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More than 500 beds
This hospital has an emergency department
This is a public hospital

St George Hospital NSW

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Safety & quality

Healthcare-associated infections

Staphylococcus aureus (S. aureus or ‘Golden staph’) is a type of bacterium that can cause an infection of the bloodstream and can be acquired after a patient receives medical care or treatment in hospital. Contracting an S. aureus bloodstream infection while in hospital can be life-threatening. Hospitals aim to have as few cases as possible.

The data presented below show S. aureus bloodstream infections that were found to have been acquired while receiving care at this hospital.

All healthcare-associated S. aureus bloodstream infections

In 2017–18, there were 20 cases reported during 223,822 days of patient care under surveillance at this hospital. The rate of infection was 0.89 cases per 10,000 days of patient care under surveillance, compared to this hospital's national peer group performance of 1.00.

Year Cases Rate Peer group average Patient days under surveillance
2017–18 20 0.89 1.00 223,822
2016–17 26 1.17 1.08 221,526
2015–16 21 0.99 1.02 211,521
2014–15 37 1.74 1.12 212,637
2013–14 31 1.48 1.32 208,809
2012–13 31 1.49 1.36 207,594
2011–12 45 2.16 1.41 207,899
2010–11 32 1.59 1.63 201,605

Healthcare-associated methicillin-resistant S. aureus (MRSA) bloodstream infections

An S. aureus bloodstream infection that is identified by a laboratory as being caused by methicillin-resistant S. aureus (MRSA) may cause more harm to patients and is associated with poorer outcomes as there are fewer antibiotics available to treat the infection.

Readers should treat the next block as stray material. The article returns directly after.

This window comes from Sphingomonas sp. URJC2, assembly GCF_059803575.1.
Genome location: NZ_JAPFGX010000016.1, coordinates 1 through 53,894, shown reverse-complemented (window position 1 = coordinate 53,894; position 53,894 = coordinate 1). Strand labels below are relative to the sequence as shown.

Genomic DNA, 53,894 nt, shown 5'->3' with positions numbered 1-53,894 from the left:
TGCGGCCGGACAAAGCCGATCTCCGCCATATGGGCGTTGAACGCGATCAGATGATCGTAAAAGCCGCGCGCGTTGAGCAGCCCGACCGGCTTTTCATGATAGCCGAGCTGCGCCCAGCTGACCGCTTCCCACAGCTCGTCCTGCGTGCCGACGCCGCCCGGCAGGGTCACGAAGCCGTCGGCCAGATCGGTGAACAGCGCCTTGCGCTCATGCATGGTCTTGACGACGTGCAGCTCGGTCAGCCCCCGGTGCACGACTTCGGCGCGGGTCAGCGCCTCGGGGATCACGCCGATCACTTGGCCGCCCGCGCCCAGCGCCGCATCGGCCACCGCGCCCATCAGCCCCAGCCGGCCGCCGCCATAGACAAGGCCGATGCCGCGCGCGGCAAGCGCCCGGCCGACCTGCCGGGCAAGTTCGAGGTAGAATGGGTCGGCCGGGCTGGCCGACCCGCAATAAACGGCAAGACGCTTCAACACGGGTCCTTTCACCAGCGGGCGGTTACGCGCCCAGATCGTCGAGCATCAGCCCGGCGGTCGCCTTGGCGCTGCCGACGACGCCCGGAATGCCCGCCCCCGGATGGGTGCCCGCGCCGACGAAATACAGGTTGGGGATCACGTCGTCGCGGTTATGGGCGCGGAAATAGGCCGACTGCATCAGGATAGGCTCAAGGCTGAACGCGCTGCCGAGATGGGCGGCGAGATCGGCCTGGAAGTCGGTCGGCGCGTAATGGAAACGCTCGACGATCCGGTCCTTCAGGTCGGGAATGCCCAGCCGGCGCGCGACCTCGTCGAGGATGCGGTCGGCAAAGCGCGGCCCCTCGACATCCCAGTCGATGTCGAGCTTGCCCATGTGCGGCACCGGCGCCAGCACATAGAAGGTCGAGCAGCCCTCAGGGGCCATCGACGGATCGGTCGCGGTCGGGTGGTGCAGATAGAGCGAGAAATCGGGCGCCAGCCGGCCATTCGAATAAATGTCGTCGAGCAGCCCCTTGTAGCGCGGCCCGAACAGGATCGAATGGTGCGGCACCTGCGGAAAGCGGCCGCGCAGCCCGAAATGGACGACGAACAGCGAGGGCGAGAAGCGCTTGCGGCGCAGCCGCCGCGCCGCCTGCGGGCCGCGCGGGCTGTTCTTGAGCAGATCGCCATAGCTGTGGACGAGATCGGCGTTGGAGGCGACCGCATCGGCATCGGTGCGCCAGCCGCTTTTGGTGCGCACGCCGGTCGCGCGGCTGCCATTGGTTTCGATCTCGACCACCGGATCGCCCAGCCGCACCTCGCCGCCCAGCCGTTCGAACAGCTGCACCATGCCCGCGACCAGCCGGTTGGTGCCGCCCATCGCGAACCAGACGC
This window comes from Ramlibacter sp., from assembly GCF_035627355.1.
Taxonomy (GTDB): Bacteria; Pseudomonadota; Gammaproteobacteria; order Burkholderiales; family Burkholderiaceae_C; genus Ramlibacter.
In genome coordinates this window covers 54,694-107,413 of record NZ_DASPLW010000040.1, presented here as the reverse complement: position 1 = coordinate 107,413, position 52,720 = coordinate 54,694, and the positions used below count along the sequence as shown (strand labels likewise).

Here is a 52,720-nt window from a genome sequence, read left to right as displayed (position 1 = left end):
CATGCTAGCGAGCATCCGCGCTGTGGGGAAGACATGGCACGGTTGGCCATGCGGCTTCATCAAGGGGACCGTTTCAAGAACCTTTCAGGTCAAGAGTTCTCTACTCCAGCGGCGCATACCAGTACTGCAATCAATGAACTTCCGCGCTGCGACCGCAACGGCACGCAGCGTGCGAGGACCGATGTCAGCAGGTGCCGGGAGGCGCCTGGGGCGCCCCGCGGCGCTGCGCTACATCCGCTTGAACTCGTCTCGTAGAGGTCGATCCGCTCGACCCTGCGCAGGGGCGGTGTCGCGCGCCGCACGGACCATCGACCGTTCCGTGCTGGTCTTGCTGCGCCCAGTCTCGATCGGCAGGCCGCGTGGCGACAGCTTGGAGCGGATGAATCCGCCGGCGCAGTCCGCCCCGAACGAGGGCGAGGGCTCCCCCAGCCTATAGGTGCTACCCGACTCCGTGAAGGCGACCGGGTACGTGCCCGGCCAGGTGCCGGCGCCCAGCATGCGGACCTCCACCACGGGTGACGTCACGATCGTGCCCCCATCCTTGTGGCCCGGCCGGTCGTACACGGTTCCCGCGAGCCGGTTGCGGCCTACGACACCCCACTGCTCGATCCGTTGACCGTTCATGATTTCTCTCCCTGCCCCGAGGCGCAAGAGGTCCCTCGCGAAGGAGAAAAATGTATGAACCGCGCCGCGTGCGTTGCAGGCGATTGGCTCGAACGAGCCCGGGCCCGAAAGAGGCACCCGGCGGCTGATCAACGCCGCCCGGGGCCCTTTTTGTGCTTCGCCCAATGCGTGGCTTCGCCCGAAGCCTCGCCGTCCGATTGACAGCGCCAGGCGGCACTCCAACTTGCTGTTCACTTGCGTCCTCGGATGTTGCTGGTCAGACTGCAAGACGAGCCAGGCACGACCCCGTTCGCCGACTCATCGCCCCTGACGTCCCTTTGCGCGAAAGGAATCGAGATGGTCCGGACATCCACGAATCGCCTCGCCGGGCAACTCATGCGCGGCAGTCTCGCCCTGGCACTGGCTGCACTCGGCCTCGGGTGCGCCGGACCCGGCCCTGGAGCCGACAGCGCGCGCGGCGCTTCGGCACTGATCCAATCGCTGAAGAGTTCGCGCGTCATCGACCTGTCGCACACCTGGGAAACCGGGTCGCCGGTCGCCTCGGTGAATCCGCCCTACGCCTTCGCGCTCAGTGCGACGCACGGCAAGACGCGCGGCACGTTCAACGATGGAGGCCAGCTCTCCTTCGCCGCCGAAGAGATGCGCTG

In 2017–18, there were 2 cases of MRSA reported during 223,822 days of patient care under surveillance at this hospital. The rate of infection was 0.09 cases per 10,000 days of patient care under surveillance, compared to this hospital's national peer group performance of 0.18.

Year Cases Rate Peer group average Patient days under surveillance
2017–18 2 0.09 0.18 223,822
2016–17 9 0.41 0.21 221,526

Healthcare-associated methicillin-sensitive S. aureus (MSSA) bloodstream infections

An S. aureus bloodstream infection that is identified by a laboratory as being caused by methicillin-sensitive S. aureus is referred to as MSSA.

In 2017–18, there were 18 cases of MSSA reported during 223,822 days of patient care under surveillance at this hospital. The rate of infection was 0.80 cases per 10,000 days of patient care under surveillance, compared to this hospital's national peer group performance of 0.81.

Year Cases Rate Peer group average Patient days under surveillance
2017–18 18 0.80 0.81 223,822
2016–17 17 0.77 0.87 221,526